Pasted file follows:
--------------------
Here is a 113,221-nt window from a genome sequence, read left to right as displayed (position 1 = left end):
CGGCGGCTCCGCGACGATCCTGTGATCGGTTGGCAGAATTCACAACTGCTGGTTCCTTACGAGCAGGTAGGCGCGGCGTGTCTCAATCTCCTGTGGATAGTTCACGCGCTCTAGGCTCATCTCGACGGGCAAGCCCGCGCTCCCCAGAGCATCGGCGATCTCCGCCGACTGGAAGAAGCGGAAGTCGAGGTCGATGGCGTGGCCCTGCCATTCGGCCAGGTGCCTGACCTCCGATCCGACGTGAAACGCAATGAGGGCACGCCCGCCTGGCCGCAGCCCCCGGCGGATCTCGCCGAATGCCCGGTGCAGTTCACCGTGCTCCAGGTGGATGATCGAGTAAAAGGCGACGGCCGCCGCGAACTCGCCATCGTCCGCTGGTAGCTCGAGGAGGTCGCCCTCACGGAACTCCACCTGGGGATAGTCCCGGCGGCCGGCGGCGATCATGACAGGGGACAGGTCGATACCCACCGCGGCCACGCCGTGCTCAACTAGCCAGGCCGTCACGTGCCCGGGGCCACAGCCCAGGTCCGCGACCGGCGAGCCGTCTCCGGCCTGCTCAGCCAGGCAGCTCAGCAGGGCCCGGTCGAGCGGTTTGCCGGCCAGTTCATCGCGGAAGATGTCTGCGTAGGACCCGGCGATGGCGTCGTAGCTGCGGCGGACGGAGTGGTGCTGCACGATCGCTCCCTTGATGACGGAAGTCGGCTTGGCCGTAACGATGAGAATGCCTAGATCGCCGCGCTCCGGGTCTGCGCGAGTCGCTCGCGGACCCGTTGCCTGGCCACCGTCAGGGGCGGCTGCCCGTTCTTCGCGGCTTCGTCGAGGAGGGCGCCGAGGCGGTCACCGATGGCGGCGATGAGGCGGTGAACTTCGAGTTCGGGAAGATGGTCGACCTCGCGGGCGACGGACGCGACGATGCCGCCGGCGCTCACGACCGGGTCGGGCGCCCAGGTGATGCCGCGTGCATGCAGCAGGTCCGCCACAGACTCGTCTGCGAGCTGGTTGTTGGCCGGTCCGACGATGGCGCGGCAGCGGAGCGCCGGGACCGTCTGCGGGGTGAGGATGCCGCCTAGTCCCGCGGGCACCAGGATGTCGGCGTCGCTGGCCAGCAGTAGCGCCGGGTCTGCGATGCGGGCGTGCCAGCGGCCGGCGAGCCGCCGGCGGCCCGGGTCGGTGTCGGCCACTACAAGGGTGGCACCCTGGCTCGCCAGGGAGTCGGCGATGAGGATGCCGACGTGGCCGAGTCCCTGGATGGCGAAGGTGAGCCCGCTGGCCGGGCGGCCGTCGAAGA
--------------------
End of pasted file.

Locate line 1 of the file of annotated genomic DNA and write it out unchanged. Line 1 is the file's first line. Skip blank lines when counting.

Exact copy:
Here is a 113,221-nt window from a genome sequence, read left to right as displayed (position 1 = left end):